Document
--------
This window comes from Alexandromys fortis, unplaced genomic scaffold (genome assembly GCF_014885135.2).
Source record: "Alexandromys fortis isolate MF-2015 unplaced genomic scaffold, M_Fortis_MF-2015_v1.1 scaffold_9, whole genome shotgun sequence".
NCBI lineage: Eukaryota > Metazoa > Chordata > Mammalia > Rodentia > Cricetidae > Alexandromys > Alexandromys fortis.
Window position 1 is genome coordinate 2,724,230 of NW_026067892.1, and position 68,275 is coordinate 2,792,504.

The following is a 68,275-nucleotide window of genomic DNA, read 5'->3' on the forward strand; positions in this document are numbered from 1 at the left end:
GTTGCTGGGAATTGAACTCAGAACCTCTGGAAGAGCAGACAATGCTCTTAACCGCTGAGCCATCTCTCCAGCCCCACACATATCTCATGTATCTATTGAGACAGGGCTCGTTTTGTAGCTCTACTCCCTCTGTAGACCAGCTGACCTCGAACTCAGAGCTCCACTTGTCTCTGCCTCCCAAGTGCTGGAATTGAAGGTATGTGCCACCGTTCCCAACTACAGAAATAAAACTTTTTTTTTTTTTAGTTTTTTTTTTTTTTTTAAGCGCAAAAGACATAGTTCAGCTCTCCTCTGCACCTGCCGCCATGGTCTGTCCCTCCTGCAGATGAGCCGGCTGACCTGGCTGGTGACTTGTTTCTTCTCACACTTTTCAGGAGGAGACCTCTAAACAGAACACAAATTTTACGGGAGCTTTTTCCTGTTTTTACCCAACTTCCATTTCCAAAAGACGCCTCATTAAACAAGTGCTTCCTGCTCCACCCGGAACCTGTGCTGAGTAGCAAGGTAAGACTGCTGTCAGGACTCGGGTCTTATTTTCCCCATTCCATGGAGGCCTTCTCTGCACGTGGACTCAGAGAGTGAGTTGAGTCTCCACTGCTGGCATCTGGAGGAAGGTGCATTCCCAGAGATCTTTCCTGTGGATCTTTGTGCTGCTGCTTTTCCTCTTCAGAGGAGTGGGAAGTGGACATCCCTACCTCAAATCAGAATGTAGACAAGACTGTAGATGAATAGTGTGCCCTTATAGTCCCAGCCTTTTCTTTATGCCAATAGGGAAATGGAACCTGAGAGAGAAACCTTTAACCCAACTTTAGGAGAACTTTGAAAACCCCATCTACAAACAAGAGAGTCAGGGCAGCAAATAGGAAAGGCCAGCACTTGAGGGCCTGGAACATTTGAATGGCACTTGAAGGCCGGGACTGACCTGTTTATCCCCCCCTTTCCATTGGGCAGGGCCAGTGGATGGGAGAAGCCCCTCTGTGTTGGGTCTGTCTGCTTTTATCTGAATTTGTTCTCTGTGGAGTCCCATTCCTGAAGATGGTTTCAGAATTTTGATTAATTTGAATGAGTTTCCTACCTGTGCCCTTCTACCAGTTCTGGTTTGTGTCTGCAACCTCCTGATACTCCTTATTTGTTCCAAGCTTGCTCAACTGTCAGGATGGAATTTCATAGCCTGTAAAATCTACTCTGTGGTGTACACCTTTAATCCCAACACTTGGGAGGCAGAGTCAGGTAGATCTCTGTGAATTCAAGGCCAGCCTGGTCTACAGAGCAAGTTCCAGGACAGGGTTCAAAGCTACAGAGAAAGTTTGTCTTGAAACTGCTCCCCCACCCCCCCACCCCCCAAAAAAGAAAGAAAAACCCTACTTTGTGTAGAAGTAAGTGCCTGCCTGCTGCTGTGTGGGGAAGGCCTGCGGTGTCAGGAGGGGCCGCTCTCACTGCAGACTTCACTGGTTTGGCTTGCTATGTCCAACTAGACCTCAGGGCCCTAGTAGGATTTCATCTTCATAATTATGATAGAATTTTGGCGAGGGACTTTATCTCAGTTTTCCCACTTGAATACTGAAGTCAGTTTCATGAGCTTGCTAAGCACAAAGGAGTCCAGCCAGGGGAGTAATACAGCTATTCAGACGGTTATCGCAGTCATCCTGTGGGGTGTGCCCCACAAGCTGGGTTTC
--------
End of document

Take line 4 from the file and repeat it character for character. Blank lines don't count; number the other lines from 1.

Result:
Window position 1 is genome coordinate 2,724,230 of NW_026067892.1, and position 68,275 is coordinate 2,792,504.